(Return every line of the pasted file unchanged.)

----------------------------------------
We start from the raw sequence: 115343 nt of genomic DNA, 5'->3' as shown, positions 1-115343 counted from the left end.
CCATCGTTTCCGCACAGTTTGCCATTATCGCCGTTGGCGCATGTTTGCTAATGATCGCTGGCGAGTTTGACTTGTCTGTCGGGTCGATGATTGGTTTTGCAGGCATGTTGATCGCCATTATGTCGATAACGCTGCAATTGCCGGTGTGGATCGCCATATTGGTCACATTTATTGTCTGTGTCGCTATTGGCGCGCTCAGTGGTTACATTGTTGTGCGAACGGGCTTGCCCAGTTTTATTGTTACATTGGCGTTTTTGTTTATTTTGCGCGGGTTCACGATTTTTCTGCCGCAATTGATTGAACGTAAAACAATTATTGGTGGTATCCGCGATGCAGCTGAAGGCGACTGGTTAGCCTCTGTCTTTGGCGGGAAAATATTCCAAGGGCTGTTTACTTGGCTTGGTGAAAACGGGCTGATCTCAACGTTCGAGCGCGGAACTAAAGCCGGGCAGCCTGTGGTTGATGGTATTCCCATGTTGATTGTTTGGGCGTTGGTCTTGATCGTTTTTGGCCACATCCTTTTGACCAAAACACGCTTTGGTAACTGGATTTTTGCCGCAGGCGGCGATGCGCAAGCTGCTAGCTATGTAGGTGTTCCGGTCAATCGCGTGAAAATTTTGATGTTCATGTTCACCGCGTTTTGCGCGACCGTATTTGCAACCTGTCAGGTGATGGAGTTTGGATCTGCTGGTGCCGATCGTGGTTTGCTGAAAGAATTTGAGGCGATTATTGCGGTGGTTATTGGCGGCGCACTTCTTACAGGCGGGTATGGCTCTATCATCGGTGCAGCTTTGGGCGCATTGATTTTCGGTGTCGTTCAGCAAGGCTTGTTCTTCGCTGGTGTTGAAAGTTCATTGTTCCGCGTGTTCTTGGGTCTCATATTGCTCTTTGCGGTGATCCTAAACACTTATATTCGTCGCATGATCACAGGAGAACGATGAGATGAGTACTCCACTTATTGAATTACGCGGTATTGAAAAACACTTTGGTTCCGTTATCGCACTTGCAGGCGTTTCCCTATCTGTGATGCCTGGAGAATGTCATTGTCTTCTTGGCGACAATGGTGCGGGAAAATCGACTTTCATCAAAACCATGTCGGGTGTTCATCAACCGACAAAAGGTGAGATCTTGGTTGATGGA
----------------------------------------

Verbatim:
We start from the raw sequence: 115343 nt of genomic DNA, 5'->3' as shown, positions 1-115343 counted from the left end.
CCATCGTTTCCGCACAGTTTGCCATTATCGCCGTTGGCGCATGTTTGCTAATGATCGCTGGCGAGTTTGACTTGTCTGTCGGGTCGATGATTGGTTTTGCAGGCATGTTGATCGCCATTATGTCGATAACGCTGCAATTGCCGGTGTGGATCGCCATATTGGTCACATTTATTGTCTGTGTCGCTATTGGCGCGCTCAGTGGTTACATTGTTGTGCGAACGGGCTTGCCCAGTTTTATTGTTACATTGGCGTTTTTGTTTATTTTGCGCGGGTTCACGATTTTTCTGCCGCAATTGATTGAACGTAAAACAATTATTGGTGGTATCCGCGATGCAGCTGAAGGCGACTGGTTAGCCTCTGTCTTTGGCGGGAAAATATTCCAAGGGCTGTTTACTTGGCTTGGTGAAAACGGGCTGATCTCAACGTTCGAGCGCGGAACTAAAGCCGGGCAGCCTGTGGTTGATGGTATTCCCATGTTGATTGTTTGGGCGTTGGTCTTGATCGTTTTTGGCCACATCCTTTTGACCAAAACACGCTTTGGTAACTGGATTTTTGCCGCAGGCGGCGATGCGCAAGCTGCTAGCTATGTAGGTGTTCCGGTCAATCGCGTGAAAATTTTGATGTTCATGTTCACCGCGTTTTGCGCGACCGTATTTGCAACCTGTCAGGTGATGGAGTTTGGATCTGCTGGTGCCGATCGTGGTTTGCTGAAAGAATTTGAGGCGATTATTGCGGTGGTTATTGGCGGCGCACTTCTTACAGGCGGGTATGGCTCTATCATCGGTGCAGCTTTGGGCGCATTGATTTTCGGTGTCGTTCAGCAAGGCTTGTTCTTCGCTGGTGTTGAAAGTTCATTGTTCCGCGTGTTCTTGGGTCTCATATTGCTCTTTGCGGTGATCCTAAACACTTATATTCGTCGCATGATCACAGGAGAACGATGAGATGAGTACTCCACTTATTGAATTACGCGGTATTGAAAAACACTTTGGTTCCGTTATCGCACTTGCAGGCGTTTCCCTATCTGTGATGCCTGGAGAATGTCATTGTCTTCTTGGCGACAATGGTGCGGGAAAATCGACTTTCATCAAAACCATGTCGGGTGTTCATCAACCGACAAAAGGTGAGATCTTGGTTGATGGA